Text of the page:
The Yorkie barked, causing Coraggioso to brace himself for whatever might happen, then resumed sniffing the cobblestone ground.

 

As the tom watched the dog's every move from his place on a stone column that had been salvaged sometime in history, his companion Tigre noticed him sitting in a way that made him look bigger and went over to where the tortoiseshell was perched.

"Coraggioso?" Tigre asked. The other cat immediately turned his head around to see who was speaking, then he continued watching the puppy.

 

"What are you looking at?" the orange mackerel tabby asked. He jumped onto the also-salvaged column beside him.

"That, my friend." Coraggioso said, motioning toward the road. Tigre followed Coraggioso's eyes and saw the Yorkshire terrier. "Another one of the world's troublemakers."

Tigre sighed. "Does this really matter? The gattara will be here soon." Coraggioso noticed a slight choke in his voice when he mentioned the gattara.

 

"Yes, it does." Coraggioso said, changing his focus to the Yorkie's owner, who was texting on her phone and paying no attention whatsoever to the dog, the leash loose in her fist. "I do hope she doesn't let go by any chance," the tortie said.

Tigre yawned. "I see no point in watching dogs and their glowing box-addicted owners. I'm going to take my nap." He leaped off the column, leaving Coraggioso alone.

 

That was when a little blackbird flew off the Mediterranean roof of a store and landed a few feet away from the Yorkie. The dog barked and ran in the direction of the bird, yanking the leash out of the teenage girl's hand.

She looked up from her phone, gasped, and said while running after the dog, "Fou Fou, come back!"

 

Coraggioso grinned, and lept off the column when they were both out of sight. He sauntered over to where Tigre was snoozing, curled up, and closed his eyes. Within a few minutes he was purring in his sleep, dreaming of hunting birds successfully.

 

 

 

 

 

Chapter nine: Formaggio

FORMAGGIO'S PAW WAS the only part of him that was visible from the balcony in the fifth floor of a cream Roman apartment on the Via Condotti. The cream blotched tabby tom had used the balconies below this one to climb up to here, because Formaggio was a risk-taker.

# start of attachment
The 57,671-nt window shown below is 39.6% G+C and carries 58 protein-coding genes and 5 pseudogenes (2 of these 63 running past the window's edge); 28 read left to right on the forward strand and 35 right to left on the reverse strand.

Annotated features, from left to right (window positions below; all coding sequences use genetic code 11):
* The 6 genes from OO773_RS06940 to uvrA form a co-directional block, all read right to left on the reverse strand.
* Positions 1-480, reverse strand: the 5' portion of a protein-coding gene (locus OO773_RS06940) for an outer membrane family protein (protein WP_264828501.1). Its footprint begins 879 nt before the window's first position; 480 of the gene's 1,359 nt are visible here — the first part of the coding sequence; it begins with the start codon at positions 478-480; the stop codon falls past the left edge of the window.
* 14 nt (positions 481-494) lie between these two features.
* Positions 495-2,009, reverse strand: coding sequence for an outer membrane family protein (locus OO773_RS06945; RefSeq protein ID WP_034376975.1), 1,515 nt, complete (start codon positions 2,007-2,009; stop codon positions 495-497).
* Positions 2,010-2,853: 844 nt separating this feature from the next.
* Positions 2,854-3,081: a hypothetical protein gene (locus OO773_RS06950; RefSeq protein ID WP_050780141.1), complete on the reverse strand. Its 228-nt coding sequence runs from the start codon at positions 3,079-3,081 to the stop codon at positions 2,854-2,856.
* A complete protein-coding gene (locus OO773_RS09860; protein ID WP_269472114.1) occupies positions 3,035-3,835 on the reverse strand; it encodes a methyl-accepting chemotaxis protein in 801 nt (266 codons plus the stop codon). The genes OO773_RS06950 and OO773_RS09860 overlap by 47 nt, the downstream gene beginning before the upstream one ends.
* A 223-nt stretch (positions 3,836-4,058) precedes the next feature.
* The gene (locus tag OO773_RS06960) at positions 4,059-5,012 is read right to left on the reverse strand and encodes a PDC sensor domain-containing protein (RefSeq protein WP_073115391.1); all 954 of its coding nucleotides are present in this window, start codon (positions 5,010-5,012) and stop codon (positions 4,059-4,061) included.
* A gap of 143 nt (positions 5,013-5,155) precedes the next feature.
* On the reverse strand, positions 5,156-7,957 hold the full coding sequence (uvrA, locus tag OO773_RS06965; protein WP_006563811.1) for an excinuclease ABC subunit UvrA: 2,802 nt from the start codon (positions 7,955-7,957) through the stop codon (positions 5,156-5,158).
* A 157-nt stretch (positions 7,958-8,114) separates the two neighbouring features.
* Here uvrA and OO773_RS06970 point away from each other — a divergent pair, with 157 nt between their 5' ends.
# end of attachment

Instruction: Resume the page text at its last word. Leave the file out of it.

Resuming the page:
He managed to get his other paw on the wooden top of the balcony and used his core strength to lift his body up. Once Formaggio was completely at the top, he saw that the door to the apartment bedroom was open. A white bed with a tan tufted headboard sat against a neutral blue room, and a sparkly diamond bracelet had been placed atop a dark grey nightstand with a lamp that had a cream shade and a glass sphere that held the lamp shade.

That bracelet, Formaggio thought, looks perfect for me. He jumped off the railing and landed on the cream carpeted floor of the bedroom. Silently, he crept forward until the bracelet was in close proximity to him. He lifted up his paw but couldn't reach the bracelet. "There must be a way," the mischievous tabby said to himself.

Aha—the bed. Formaggio leaped onto the bed and went to the top right corner, then he stuck his paw out and tried again to grab the bracelet. And again, he couldn't reach by an inch. But he wanted that jewerly badly, so Formaggio stretched his paw out further. Still, it didn't reach.

I must have that bracelet, he grumbled.

One more time, Formaggio stretched his paw as far as it could go. Just a little more...and...there! His paw knocked the bracelet onto the ground; Formaggio was about to go down and retrieve the little bijou when suddenly a pretty Italian woman with wavy, almost black locks of hair falling down her back and olive skin walked into the room.

"What?" said the woman in a natural Italian accent. Formaggio didn't waste any time and darted away, the diamond bracelet held tightly in his mouth. The woman chased him to the balcony, yet she just barely missed him. The kitty leaped onto the balcony below this one and repeated the cycle with each one, reaching the bottom of the apartment the same moment the woman opened the entry doors of the building with both hands.

She saw Formaggio and ran after him, across streets and past buildings, pushing past the tourists and locals that had been snapping pictures and shopping at Gucci. The cream blotched cat tried to lose her, but to no avail. She just kept coming. Formaggio turned corners and made sharp lefts and rights until the Largo di Torre Argentina came into view.

He could see the gattara nearing the ruin and decided to go faster. In the nick of time, Formaggio slid underneath the gattara's legs, and didn't turn around to see the two women bump into each other.

Meanwhile, Bellezza was just walking over to the middle of the ruin just as the Italian woman was running after Formaggio. The woman stopped suddenly and paused.

Chapter Ten: Cacciatore

 CACCIATORE WATCHED WITH great intent as Bellezza and the Italian woman that had followed Formaggio into the Largo di Torre Argentina stared at each other. The classic brownish-grey tabby tom knew that Bellezza had lost her owner when she was very young. Could this really be happening?

"Maria?" asked Bellezza in the same breath that the woman said, "Bellezza?"